This Remez theme is not limited to events with Abraham and Yeshua. We see this carried forward with the entire story of the Passover when the children of Israel were set free from Egypt. In that example, Moses was commanded by God to instruct the children of Israel to collect a yearling lamb on 10th day of Aviv (Nisan) and slay it on the 14th day. The blood of the lamb was put upon the doorpost and lintels of the door. The Angel of the Lord came that night to slay the firstborn of Egypt. Only those houses with this sign of the blood were “passed over” from death to life.

While this event did happen historically, the Remez level of the Torah shows a greater understanding of the work of the Messiah when He came to do the work of redemption. To redeem is to “purchase out of slavery.” Yeshua came to Jerusalem the last time entering the city on the 10th of Aviv (the church calls it in Palm Sunday). He ate the Passover with His disciples and was slain on Passover day. He was the Lamb of God. He became our redemption from the slavery to sin.

While this is a powerful Messianic theme (Remez) of the Torah there is still more. The act of painting the doorposts and lintels with the blood of the lamb suggests something more. The pattern of the blood on the door is like the very strokes of a particular Hebrew letter – the letter Het. The letter Het is the first letter in the word chai which means “life.” Remember, the Angel passed over the houses with “life.” When Yeshua said that He was the “way, the truth, and the life” it was more than a nice saying. Yeshua was presenting Himself as the fulfillment of several Remez level (esoteric, hidden, secret) understandings from the Scriptures.

Before we leave this topic area, let us examine one last example that ties together something we learned in the P’shat, the Drash, and the Remez level.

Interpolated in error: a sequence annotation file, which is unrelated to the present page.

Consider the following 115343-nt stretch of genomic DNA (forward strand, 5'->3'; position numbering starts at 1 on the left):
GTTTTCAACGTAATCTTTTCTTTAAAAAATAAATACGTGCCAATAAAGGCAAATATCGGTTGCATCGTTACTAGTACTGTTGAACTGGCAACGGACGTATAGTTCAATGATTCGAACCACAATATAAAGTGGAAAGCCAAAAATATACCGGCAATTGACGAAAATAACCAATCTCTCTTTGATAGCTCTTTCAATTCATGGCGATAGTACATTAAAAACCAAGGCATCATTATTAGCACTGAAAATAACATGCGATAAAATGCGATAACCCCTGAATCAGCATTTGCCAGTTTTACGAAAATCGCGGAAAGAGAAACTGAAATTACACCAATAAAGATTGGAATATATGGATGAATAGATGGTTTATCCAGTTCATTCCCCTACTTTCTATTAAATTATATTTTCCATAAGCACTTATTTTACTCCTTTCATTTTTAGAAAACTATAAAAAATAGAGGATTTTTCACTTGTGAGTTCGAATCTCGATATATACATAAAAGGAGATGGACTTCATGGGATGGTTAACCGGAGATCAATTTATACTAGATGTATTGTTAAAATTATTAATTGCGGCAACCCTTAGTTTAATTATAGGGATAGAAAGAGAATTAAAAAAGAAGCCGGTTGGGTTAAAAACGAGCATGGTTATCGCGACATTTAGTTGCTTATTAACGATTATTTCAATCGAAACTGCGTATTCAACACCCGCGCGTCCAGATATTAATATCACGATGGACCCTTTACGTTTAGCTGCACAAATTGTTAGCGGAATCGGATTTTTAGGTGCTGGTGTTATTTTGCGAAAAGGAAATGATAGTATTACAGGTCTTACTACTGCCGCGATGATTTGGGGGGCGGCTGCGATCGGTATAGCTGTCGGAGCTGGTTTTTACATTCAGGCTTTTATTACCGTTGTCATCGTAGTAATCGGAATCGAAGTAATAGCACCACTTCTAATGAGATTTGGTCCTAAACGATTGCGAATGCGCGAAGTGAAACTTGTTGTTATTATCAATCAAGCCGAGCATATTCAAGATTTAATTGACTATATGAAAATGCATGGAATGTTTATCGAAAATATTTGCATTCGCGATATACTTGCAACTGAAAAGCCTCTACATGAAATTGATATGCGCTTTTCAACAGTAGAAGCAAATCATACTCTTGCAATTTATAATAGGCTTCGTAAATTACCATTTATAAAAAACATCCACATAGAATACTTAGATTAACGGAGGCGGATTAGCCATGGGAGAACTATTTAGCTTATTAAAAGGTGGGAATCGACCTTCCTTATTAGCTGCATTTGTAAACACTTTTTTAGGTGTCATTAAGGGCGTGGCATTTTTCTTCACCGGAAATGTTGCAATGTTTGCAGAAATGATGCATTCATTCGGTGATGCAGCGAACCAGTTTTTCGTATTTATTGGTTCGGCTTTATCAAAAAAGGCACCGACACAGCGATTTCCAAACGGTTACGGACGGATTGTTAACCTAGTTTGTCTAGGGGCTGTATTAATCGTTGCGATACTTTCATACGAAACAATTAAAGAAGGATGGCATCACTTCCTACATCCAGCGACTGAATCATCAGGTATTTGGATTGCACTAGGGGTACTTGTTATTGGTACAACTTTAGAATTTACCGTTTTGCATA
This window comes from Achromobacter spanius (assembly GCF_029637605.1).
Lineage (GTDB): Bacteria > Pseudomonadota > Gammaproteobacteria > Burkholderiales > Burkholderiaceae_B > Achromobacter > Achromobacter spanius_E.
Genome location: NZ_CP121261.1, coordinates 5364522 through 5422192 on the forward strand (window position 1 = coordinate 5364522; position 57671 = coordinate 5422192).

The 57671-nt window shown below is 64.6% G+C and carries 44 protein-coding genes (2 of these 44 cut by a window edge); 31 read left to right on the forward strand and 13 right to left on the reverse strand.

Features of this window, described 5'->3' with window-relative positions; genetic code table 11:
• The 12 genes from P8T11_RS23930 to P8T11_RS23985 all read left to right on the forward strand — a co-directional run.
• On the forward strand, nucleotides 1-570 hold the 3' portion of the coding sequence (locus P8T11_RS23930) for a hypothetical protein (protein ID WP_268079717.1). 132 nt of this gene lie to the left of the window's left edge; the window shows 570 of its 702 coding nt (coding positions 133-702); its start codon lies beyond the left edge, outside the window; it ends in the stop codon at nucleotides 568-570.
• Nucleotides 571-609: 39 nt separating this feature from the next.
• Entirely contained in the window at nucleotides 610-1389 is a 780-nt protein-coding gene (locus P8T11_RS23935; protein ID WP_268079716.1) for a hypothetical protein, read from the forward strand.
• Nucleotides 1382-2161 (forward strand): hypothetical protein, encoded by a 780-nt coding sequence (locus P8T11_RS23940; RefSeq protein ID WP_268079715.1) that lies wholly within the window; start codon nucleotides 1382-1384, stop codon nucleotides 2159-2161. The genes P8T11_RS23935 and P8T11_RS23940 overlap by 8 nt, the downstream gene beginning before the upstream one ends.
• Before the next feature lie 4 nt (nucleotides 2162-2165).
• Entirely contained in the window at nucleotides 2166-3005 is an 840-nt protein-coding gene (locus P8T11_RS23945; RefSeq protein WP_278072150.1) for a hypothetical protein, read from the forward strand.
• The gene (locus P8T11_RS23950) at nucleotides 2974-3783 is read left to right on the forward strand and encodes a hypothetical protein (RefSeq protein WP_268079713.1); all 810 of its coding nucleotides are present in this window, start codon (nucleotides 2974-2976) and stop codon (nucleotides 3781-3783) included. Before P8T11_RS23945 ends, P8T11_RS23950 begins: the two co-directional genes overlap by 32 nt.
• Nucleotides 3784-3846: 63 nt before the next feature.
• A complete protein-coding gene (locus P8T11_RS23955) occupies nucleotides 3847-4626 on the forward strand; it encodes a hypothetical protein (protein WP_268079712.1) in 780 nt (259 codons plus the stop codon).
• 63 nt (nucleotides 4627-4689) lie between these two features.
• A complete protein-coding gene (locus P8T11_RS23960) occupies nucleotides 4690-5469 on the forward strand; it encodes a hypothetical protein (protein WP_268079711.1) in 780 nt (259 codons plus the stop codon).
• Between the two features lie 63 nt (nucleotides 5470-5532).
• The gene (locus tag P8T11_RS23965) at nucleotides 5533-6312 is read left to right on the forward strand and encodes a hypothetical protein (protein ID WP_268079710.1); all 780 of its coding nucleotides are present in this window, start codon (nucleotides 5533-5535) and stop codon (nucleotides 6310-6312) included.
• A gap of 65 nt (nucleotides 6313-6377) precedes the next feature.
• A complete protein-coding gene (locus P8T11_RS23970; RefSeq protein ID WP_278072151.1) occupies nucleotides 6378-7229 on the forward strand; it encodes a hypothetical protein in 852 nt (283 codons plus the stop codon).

From the Drash level, where does the story of redemption begin? It begins when Jacob (the father) sends his son (Joseph) to see to the welfare of the flock and his brothers in Genesis 37:12. Remember the pattern of Abraham and Isaac being together—what happens to the fathers happens to the descendants? When we observe the traditional Passover seder dinner, we begin the story of redemption at this verse and keep the commandment to teach our children how God redeemed the children of Israel. Why? Joseph was the first slave in Egypt. He became successful in Egypt and eventually, the entire family of Jacob moved to Egypt. Then, generations later a Pharaoh arose who had forgotten Joseph. This was the Pharaoh of the exodus. God sent Moses to deliver the children of Israel just as He had foretold to Abraham in Genesis 15.

So let us examine Genesis 37:12 to see what it plainly says.

Then his brothers went to pasture their father's flock in Shechem. And Israel said to Joseph, "Are not your brothers pasturing the flock in Shechem? Come, and I will send you to them." And he said to him, "I will go." GEN 37:12-13
In the Hebrew, the text does not directly say “their father’s” flock. That is the work of the translators trying to make sense of the story. Instead, the text itself says the brothers went to pasture the et (Aleph Tav) flock. Et is the Messiah, the Creator. The flock belongs to Him. Jacob’s instruction to Joseph to see to the welfare of the flock and his brethren is the beginning of the theme of the Messiah’s redemption. The Messiah is sent from the Father for the same purpose.

Joseph is a type of Messiah. His life is a Remez level teaching of the Messiah. Joseph was sent to his brothers and was rejected by them (they wanted to kill him). He was cast in a pit, sold, and eventually raised from the pit. In the end, through the office of Viceroy of Egypt, Joseph was in charge of the world when his brothers came to buy food.

Yeshua, the Messiah, was also rejected by His brethren and countrymen. They wanted Him dead also and put a price on His head. He was put in a pit (grave) and was raised out of the pit. The next time we see Him He will be in charge of the whole world. This is the classic Messianic theme of the Remez level. Truly, the Spirit of Prophecy is the testimony of the Messiah just as Revelation 19:10 says.

But there is something more. In Genesis 37:12 at the word et there are “jots” above each letter of the Aleph Tav. That same verse also introduces the Sod level of the Torah to us.

SOD Level